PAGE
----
“Severity High Protector” was a challenge in Northsec’s 2020 online CTF. Teams were given a zip file which contained two files:
ExamSolution.txt.protected - an encrypted file
SeverityHighProtector.exe - a binary with options to “Protect” or “Unprotect” a given file with a password.
The binary was .NET-based and it was not obfuscated, so I loaded it into dnSpy to get the full source code.
After skimming the code, it was obvious the most important pieces were in the Protector class, and specifically three places:
The interesting part of this function is it’s use of the Rfc2898DeriveBytes class. This class uses PBKDF2 to derive keys, using HMACSHA1.
Next, Protect. This function encrypted a file using the derived keys from CreateAes. Interestingly, it also prepended the plaintext SHA hash to the encrypted file.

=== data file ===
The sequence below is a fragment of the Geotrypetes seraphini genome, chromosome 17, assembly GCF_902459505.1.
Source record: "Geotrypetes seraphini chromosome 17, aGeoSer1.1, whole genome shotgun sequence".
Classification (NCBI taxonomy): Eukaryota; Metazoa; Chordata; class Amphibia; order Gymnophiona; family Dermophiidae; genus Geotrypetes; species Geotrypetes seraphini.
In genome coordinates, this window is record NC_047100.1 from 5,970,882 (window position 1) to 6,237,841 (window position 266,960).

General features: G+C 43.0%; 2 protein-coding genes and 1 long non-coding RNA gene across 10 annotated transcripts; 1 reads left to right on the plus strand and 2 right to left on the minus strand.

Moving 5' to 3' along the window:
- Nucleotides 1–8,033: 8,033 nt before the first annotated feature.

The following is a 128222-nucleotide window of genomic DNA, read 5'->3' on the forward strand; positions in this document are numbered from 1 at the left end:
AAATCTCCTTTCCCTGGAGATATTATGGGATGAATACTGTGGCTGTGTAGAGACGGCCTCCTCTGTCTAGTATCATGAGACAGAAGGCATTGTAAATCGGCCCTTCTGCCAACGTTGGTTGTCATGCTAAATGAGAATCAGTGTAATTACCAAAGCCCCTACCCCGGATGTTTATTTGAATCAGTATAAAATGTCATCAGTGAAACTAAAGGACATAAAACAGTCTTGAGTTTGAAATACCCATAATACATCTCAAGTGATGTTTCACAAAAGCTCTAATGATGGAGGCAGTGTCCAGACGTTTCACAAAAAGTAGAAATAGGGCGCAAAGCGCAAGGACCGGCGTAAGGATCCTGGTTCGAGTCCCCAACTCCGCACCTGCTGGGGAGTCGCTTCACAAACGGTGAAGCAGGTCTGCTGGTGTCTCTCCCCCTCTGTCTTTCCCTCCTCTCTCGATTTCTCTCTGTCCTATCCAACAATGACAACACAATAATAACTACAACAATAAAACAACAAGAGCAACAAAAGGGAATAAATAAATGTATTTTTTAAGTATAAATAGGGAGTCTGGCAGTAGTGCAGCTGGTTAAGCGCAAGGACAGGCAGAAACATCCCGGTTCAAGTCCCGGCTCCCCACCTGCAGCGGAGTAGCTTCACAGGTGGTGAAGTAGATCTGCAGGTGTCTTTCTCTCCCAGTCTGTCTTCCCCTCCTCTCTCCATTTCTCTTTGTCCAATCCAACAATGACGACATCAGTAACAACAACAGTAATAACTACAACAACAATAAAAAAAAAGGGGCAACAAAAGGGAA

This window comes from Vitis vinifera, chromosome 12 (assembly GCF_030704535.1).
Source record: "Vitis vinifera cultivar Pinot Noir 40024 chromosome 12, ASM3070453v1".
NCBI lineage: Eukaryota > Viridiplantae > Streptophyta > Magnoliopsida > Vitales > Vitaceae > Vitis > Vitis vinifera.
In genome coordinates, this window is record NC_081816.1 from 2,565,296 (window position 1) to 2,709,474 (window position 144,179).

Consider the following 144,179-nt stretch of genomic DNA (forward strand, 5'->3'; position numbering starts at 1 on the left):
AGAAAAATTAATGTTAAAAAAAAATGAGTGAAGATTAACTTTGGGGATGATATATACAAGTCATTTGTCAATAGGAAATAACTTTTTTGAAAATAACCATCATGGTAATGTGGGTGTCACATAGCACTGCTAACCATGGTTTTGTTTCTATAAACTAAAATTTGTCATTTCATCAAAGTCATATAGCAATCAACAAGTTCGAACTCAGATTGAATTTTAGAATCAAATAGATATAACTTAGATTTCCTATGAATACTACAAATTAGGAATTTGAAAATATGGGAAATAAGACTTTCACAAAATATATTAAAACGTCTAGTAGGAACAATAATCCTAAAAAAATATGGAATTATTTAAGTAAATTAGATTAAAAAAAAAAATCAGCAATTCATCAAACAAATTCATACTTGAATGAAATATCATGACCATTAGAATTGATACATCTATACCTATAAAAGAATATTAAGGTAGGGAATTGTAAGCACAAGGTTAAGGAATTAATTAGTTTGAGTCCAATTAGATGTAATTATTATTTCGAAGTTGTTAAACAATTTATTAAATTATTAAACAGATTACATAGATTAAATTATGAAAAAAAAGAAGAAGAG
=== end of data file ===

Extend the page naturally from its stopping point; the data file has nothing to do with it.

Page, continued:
Finally, Unprotect. This checked if the password passed via STDIN matched the hash of the password stored in the encrypted file. Then it performed a simple decryption.
The first, obvious approach was cracking the SHA hash. I started hashcat against it while I did more research. The fact that we had a SHA1 hash, and the key derivation formula was based on SHA seemed like a potential avenue, and I was quickly able to find this post describing the following:
PBKDF2_HMAC_SHA1(password) == PBKDF2_HMAC_SHA1(HEX_TO_STRING(SHA1(password)))if the chosen_password is larger than 64 bytes.
From there, I took the decompilation from dnSpy and created my own solution in Visual Studio which copied the Unprotect and CreateAes functions. Luckily, Rfc2898DeriveBytes had a defintion which accepted two byte arrays, plus an interation count, so I simply updated CreateAes to be:
I deleted the password hash check from Unprotect, compiled, ran, and got the flag!